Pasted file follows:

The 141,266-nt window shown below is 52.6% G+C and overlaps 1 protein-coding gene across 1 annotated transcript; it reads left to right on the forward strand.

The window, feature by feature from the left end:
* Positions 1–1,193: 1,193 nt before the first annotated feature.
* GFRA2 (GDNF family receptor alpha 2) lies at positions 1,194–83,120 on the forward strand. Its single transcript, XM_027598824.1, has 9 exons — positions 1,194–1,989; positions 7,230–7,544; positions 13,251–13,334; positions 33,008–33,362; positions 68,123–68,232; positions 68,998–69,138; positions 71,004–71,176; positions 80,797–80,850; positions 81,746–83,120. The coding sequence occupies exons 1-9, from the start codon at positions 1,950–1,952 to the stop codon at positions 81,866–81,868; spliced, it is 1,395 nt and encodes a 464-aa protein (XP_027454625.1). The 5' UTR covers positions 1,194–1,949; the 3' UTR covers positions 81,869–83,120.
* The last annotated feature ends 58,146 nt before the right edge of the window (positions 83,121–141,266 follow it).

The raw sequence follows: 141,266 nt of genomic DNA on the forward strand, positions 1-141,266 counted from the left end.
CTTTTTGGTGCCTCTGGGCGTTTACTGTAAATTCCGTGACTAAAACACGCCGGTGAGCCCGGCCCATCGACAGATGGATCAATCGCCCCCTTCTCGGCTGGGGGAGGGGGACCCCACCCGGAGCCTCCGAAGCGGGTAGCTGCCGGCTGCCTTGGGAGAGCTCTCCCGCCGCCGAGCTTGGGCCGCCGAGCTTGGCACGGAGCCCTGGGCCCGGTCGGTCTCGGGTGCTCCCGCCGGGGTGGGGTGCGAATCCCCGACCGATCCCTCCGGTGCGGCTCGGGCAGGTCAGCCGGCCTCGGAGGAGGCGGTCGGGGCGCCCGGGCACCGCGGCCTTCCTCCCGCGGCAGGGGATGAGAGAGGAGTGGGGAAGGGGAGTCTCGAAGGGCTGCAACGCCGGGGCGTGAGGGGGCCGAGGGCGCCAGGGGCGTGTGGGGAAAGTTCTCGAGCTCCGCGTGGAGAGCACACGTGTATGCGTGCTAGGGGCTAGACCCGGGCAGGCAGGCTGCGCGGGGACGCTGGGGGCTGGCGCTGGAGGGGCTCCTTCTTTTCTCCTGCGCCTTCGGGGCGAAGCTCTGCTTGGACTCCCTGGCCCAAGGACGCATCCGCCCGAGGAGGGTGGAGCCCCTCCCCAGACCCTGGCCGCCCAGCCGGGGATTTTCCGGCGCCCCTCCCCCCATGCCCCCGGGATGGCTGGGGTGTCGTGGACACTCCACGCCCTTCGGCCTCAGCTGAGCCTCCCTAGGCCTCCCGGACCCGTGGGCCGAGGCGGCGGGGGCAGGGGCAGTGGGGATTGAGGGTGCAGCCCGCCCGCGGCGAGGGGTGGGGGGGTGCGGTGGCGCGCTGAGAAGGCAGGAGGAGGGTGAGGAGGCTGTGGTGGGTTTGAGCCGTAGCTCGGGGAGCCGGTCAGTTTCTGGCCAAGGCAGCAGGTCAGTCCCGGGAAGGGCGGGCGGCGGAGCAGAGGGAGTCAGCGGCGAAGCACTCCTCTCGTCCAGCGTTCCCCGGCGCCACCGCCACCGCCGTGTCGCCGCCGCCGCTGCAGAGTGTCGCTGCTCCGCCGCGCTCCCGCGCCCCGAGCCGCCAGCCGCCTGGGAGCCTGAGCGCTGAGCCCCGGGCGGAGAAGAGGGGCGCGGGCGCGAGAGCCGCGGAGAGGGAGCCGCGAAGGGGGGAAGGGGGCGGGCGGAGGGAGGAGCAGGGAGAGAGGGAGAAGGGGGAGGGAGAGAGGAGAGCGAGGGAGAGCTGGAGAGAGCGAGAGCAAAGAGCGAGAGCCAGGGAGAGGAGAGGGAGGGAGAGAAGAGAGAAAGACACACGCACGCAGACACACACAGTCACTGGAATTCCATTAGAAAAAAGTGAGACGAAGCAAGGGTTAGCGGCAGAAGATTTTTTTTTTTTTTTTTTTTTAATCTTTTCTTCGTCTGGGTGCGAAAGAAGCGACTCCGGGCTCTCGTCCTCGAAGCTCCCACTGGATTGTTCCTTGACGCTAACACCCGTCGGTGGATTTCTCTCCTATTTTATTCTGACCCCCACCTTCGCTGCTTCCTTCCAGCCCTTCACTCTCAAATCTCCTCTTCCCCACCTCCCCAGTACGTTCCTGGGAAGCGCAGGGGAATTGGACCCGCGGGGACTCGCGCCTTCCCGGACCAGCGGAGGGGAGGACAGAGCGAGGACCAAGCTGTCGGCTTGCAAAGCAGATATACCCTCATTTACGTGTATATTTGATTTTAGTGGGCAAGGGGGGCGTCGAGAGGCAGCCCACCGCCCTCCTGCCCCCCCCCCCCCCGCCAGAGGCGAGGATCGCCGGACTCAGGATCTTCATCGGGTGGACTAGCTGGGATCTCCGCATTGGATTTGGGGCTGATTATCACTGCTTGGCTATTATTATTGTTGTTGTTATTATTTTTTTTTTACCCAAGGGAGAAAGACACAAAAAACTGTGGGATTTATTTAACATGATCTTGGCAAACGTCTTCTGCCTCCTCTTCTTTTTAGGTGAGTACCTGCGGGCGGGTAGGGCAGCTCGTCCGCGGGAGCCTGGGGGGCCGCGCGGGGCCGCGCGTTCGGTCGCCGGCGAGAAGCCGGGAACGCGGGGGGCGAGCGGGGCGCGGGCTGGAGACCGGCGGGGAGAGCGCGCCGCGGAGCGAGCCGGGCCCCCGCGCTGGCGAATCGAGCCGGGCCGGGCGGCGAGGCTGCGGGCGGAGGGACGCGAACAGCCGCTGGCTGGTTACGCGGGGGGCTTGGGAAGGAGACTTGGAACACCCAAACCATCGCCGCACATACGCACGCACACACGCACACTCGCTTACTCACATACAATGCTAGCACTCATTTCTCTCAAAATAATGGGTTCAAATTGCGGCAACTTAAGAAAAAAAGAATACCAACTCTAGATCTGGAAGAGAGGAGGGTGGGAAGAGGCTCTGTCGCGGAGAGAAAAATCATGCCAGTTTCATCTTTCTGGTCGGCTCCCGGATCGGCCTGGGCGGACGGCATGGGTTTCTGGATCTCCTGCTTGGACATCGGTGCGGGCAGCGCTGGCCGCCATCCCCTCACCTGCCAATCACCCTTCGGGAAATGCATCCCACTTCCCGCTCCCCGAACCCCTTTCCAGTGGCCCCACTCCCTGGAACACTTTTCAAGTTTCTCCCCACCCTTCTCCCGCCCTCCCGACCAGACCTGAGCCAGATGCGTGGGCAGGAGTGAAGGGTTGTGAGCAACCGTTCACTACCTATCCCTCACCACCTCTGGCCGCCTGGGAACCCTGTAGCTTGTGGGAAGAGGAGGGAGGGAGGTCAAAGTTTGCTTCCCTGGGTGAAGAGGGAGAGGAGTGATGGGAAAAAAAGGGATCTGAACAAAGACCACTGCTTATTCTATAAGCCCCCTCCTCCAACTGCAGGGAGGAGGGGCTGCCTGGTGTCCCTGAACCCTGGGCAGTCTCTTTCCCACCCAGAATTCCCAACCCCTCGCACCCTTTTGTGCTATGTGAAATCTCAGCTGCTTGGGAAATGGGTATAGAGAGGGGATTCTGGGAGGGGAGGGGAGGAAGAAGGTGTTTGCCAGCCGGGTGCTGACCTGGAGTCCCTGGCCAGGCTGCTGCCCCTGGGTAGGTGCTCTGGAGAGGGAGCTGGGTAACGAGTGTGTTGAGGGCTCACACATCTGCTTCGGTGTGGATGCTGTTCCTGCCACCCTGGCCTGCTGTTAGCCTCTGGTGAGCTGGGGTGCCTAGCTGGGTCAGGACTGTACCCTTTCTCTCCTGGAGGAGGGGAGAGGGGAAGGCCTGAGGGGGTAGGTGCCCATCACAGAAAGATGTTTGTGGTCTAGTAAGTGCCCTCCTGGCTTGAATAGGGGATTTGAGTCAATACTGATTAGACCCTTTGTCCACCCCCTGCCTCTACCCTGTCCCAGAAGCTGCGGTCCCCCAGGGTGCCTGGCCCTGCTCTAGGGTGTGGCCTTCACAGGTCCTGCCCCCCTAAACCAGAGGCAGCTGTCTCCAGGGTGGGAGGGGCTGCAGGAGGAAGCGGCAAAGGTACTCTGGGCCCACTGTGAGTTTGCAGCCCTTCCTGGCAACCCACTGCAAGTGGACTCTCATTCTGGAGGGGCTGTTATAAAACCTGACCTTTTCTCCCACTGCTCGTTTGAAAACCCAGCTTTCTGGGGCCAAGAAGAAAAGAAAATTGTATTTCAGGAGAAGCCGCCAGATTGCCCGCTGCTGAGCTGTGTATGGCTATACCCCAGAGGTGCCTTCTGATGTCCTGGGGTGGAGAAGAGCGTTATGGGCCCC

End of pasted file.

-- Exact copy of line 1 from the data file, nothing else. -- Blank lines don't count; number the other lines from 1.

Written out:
The 141,266-nt window shown below is 52.6% G+C and overlaps 1 protein-coding gene across 1 annotated transcript; it reads left to right on the forward strand.